I don't know the answer to this, but I was more than a little worried when I thumbed through one of their books in a charity shop recently.


From the very start it alluded to creation/creator and then reflected that evolution was a secular term.


It may be the author was trying to appeal to both sides, but surely, the WWF should be promoting science, n' est pas? Also referring to evolution as secular is surely rather revealing?


I have to admit to being one of the (possibly few) who agrees that we should let the giant panda die out and dedicate the limited resources we have to saving species that actually having a chance - rather than attempting to save a cuddly bear that evolution (and therefore, nature itself) has already given up on.

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I'm not sure that would be entirely feasible as there would be a problem of genetic diversity.  Perhaps if we start collecting as many genomic samples from all living pandas (and as many dead as we can find) and preserve them for future use.  Then of course we'd have to find a surrogate that could carry them, and a way to make artificial ova...lots of hurdles.
Copy off your data, format the sucker, and call it a day.  Any computer that doesn't have an actual hardware failure will run better with at least yearly formats.
Jesse Ventura was an Atheist when he was in the WWF... ;-)
Yeah, a crazed conspiracy-theorist, but an atheist.

Not sure if it is important that WWF is a promoter of the "creator" or such nonsense. What is important is the good that they do for the planet and the animals. If there are religious folks who hold that they believe in the supernatural, fine just don't prosyletize me; and if they can, in the end, do for the good of us all, then who am I to criticize negatively good works by anyone? It is the Religious Right that are the pissers, they have taken over a major political party, and spew so much harmful babble in the form of hatred towards others, be they gay, environmentalists, abortionists, women, whomever, they have gained a suck a strong foothold in the scheme of things since the founding of the Moral Majority, which was neither, and if there ever was an oxymoron truer, I am not aware of it.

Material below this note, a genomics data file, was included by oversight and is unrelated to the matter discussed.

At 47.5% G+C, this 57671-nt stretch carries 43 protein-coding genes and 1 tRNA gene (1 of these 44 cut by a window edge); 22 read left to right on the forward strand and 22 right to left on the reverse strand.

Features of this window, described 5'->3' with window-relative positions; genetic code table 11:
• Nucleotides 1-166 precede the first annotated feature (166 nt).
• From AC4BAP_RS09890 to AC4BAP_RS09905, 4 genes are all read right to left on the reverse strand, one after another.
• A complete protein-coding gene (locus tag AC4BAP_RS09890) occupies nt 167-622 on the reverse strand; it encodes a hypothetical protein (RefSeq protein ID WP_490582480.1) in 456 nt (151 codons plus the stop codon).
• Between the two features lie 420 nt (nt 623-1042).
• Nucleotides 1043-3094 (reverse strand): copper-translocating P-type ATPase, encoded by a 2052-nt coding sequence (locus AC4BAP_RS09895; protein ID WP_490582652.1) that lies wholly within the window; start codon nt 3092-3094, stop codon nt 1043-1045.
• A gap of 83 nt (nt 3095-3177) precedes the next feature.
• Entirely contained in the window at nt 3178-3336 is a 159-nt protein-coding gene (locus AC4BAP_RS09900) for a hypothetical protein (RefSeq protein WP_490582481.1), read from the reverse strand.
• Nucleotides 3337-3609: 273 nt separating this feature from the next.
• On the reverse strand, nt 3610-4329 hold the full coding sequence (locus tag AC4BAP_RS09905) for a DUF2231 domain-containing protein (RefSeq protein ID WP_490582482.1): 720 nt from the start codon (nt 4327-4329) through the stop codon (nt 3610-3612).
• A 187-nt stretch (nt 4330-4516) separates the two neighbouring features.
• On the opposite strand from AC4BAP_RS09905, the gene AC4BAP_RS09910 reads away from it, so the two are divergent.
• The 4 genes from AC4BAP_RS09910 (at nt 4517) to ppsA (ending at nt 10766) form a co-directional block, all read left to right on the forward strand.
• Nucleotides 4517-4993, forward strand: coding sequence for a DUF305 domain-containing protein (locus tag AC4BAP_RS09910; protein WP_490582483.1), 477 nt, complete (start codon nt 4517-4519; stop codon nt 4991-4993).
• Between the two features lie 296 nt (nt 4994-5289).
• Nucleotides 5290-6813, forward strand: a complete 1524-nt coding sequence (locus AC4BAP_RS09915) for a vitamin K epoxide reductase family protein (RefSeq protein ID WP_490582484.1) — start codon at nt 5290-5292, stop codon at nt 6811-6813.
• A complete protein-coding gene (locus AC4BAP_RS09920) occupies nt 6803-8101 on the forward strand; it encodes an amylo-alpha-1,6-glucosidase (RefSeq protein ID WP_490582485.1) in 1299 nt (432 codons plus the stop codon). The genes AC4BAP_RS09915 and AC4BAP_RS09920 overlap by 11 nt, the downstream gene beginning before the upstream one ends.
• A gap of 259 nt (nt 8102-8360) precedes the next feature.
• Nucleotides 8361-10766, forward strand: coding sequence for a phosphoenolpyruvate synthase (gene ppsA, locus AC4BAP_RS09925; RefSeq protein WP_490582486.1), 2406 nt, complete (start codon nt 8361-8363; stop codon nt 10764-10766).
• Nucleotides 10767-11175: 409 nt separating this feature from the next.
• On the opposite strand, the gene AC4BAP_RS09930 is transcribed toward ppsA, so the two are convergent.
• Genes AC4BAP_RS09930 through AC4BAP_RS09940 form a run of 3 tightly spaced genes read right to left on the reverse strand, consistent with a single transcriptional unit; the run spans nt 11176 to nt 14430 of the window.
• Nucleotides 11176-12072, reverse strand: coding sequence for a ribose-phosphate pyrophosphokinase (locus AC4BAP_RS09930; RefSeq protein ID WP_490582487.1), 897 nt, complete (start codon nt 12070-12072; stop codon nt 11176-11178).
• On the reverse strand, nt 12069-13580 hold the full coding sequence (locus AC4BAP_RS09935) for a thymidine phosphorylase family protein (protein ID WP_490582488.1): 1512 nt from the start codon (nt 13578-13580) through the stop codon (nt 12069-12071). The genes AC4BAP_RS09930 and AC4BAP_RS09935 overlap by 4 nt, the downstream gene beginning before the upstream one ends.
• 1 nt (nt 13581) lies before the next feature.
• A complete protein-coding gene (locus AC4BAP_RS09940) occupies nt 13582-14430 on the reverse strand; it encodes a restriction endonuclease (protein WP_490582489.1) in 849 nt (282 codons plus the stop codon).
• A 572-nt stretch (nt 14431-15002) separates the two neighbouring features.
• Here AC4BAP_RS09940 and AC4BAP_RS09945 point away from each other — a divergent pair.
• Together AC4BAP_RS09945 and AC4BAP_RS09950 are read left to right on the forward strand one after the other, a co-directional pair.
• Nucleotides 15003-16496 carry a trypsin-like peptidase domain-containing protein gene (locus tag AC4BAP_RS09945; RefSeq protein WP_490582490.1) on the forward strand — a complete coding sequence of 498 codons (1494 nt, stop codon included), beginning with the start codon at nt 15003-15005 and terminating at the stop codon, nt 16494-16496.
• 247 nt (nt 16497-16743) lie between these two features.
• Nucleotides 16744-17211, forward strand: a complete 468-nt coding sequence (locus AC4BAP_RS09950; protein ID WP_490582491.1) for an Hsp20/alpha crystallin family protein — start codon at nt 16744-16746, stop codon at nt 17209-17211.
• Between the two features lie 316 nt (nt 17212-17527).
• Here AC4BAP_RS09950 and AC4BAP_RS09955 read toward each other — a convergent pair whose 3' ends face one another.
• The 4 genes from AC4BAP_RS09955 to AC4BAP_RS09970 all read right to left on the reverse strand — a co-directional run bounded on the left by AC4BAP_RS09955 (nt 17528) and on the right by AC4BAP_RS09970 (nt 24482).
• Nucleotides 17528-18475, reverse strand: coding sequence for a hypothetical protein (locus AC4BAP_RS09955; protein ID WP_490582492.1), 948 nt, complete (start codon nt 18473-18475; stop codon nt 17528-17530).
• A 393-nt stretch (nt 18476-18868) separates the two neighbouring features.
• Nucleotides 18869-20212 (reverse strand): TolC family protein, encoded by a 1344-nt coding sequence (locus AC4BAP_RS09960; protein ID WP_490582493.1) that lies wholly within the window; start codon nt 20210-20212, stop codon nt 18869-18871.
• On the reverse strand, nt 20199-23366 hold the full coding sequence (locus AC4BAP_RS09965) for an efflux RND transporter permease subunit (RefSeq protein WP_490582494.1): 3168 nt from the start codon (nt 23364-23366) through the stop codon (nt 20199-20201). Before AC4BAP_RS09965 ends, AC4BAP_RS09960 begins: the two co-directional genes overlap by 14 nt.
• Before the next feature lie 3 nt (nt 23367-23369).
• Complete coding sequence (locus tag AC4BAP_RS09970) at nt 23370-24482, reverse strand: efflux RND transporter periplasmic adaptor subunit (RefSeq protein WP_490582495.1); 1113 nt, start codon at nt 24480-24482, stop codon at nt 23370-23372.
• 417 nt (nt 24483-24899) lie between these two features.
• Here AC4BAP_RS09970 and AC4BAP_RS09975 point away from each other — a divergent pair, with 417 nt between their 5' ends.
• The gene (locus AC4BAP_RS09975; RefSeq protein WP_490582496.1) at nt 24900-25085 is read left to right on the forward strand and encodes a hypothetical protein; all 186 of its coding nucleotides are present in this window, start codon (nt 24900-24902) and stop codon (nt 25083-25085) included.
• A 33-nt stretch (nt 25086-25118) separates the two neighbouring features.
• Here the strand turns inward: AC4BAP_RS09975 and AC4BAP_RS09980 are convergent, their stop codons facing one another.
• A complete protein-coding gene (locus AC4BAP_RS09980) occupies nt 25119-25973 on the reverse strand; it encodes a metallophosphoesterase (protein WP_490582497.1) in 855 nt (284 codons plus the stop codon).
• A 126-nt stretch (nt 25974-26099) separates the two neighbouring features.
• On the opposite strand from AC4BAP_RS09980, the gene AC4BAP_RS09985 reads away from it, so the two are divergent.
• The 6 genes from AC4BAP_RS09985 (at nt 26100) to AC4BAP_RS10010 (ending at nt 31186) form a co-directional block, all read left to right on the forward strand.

I guess my point is that the WWF's possible associations with the status quo religions is not such a issue as is the dangerous intentions of Dominionists and the Religious Right, who want all the world's authorities, be they judicial, governmental, or social, to be a theocratic monopoly based on their very narrow bigoted view of religion. To me, that is a more important outrage, and there are so many things, especially politically, to be outraged about, particularly in the USA. Growing political corporate power and influence on elections and gov't policies is the greater danger, then, too, as the Religious Right and the wealthy corporatists vy for gain and advantage in their intentions to take over the US Democracy. "Fascism should be more appropriately called corporatism, for it is the merger of the corporations to the state." Benito Mussolini


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